The Illusionist (2006 film)

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The Illusionist
The Illusionist Poster.jpg
Theatrical release poster
Directed by Neil Burger
Produced by Brian Koppelman
David Levien
Michael London
Cathy Schulman
Bob Yari
Screenplay by Neil Burger
Based on "Eisenheim the Illusionist" 
by Steven Millhauser
Starring Edward Norton
Paul Giamatti
Jessica Biel
Music by Philip Glass
Cinematography Dick Pope
Edited by Naomi Geraghty
Bob Yari Productions
Contagious Entertainment
Distributed by Yari Film Group Releasing
Release dates
  • August 18, 2006 (2006-08-18)
Running time
110 minutes
Country United States
Language English
Budget $17 million
Box office $87,892,000

The Illusionist is a 2006 American period drama film written and directed by Neil Burger and starring Edward Norton, Paul Giamatti, and Jessica Biel. It is based loosely on Steven Millhauser's short story, "Eisenheim the Illusionist". The film tells the story of Eisenheim, a magician in fin de siècle Vienna, who reunites with his childhood love, a woman far above his social standing. The film also depicts a fictionalized version of the Mayerling Incident.

The film premiered at the 2006 Sundance Film Festival and opened the 2006 Seattle International Film Festival; it was distributed in limited release to theaters on August 18, 2006, and expanded nationwide on September 1. The film was a commercial and critical success.


In Vienna, Austria-Hungary, 1889, a magician named Eisenheim (Edward Norton) is arrested by Chief Inspector Walter Uhl (Paul Giamatti) of the Vienna Police during a magic show involving necromancy. Later, Uhl explains the story of Eisenheim's life to Crown Prince Leopold (Rufus Sewell).

Eisenheim was born to a peasant cabinet-maker and became interested in magic after meeting a traveling magician. He also fell in love with Sophie, the Duchess of Teschen (Eleanor Tomlinson), but the two were forbidden to see each other on account of the former being a peasant. They kept meeting secretly but were caught one day and separated by force. Eisenheim proceeded to study magic by traveling the world, and fifteen years later returned to Vienna to perform. During one performance, he encounters the adult Sophie (Jessica Biel) and learns that she is expected to marry the Crown Prince Leopold, who, it is rumored, is brutal toward woman and in the past even murdered one. Eisenheim conducts a private show for the Crown Prince and humiliates him in the course of it, in response to which the Crown Prince bans him from performing again in Vienna. Eisenheim asks Sophie to flee with him, but Sophie is afraid that they will be executed. Sophie also reveals that the Crown Prince is planning a take-over of the government against his elderly father, the Emperor Franz Joseph I.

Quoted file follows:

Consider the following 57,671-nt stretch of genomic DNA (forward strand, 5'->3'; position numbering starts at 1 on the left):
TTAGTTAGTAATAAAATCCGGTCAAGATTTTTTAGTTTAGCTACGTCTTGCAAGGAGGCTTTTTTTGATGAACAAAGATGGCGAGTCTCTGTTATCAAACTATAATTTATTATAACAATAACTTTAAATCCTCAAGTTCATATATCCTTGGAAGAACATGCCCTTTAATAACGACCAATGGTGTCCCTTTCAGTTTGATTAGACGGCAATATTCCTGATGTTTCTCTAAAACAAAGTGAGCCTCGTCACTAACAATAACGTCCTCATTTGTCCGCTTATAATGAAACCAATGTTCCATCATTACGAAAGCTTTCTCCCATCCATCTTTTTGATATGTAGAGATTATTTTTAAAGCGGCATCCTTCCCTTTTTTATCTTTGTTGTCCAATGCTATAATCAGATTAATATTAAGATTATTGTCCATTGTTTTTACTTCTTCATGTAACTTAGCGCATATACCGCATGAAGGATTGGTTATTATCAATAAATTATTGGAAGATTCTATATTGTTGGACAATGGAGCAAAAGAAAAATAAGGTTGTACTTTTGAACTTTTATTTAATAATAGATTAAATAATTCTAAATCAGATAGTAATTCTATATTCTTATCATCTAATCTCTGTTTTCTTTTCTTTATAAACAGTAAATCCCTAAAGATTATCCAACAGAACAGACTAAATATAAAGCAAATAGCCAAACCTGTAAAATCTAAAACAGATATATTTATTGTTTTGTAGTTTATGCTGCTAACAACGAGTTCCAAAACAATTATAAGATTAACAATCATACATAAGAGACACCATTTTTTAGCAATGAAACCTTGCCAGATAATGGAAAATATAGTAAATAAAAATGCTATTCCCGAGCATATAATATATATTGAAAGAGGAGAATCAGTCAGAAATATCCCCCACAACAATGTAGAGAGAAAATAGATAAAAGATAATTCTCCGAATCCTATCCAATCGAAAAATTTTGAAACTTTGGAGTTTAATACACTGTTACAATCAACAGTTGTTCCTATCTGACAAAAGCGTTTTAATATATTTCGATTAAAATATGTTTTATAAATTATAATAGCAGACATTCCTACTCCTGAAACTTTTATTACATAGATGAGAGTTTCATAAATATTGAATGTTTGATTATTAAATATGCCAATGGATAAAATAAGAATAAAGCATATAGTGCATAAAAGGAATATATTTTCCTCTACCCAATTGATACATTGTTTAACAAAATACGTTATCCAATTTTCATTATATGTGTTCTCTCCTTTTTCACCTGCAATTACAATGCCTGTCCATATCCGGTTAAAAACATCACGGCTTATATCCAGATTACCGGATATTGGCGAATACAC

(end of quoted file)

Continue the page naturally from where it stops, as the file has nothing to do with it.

At the Mayerling hunting lodge, Sophie tries to end her engagement with Leopold. The latter reacts by chasing her into the stables with a sword. Sophie's body is discovered the next morning in Vienna Woods. Eisenheim, who is dismayed, buys a theatre and begins a new series of magic shows, this time focusing exclusively on the summoning of dead spirits. Leopold secretly attends one of them, during which Eisenheim summons the spirit of Sophie, who says that someone in the theater is her murderer. Leopold, being upset, orders Uhl to arrest Eisenheim for fraud, but Eisenheim manages to avoid jail by openly confessing to the public that his show is a mere illusion.

Uhl confronts Leopold saying that he found evidence that Leopold was behind Sophie's murder, namely, a jewel from Leopold's sword, along with Sophie's locket. Uhl has already informed the Emperor and the General Staff of Leopold's conspiracy to seize the throne. Leopold reacts by pointing a revolver at Uhl and threatening to kill him, but as officers of the imperial guard of the Austro-Hungarian Army arrive on the scene, Leopold shoots himself in the head. As Uhl exits the palace, he is approached by a boy who gives him a folio explaining one of Eisenheim's magic tricks, and at this point he recognizes that Sophie never died but ran away with Eisenheim to start a new life.